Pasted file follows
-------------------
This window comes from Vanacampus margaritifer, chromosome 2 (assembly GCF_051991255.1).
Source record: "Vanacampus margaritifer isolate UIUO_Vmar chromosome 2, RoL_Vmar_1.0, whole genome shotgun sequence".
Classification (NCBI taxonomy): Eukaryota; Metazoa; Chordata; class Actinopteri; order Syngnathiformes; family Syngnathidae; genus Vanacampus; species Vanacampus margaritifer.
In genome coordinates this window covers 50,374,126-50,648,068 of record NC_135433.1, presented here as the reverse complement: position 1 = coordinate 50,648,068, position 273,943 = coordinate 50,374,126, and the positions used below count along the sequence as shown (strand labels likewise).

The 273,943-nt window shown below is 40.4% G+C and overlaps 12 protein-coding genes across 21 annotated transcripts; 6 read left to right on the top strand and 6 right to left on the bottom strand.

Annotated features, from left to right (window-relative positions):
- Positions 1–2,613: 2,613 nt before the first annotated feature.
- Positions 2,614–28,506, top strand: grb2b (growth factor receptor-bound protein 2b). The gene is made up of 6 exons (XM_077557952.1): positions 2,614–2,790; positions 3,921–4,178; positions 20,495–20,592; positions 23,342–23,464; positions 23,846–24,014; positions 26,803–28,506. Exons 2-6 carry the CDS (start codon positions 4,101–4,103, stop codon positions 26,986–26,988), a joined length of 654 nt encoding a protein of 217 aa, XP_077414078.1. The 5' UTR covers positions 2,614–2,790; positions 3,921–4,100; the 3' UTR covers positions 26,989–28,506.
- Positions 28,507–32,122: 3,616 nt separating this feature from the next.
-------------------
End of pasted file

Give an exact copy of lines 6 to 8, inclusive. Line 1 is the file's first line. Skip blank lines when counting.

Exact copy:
Annotated features, from left to right (window-relative positions):
- Positions 1–2,613: 2,613 nt before the first annotated feature.
- Positions 2,614–28,506, top strand: grb2b (growth factor receptor-bound protein 2b). The gene is made up of 6 exons (XM_077557952.1): positions 2,614–2,790; positions 3,921–4,178; positions 20,495–20,592; positions 23,342–23,464; positions 23,846–24,014; positions 26,803–28,506. Exons 2-6 carry the CDS (start codon positions 4,101–4,103, stop codon positions 26,986–26,988), a joined length of 654 nt encoding a protein of 217 aa, XP_077414078.1. The 5' UTR covers positions 2,614–2,790; positions 3,921–4,100; the 3' UTR covers positions 26,989–28,506.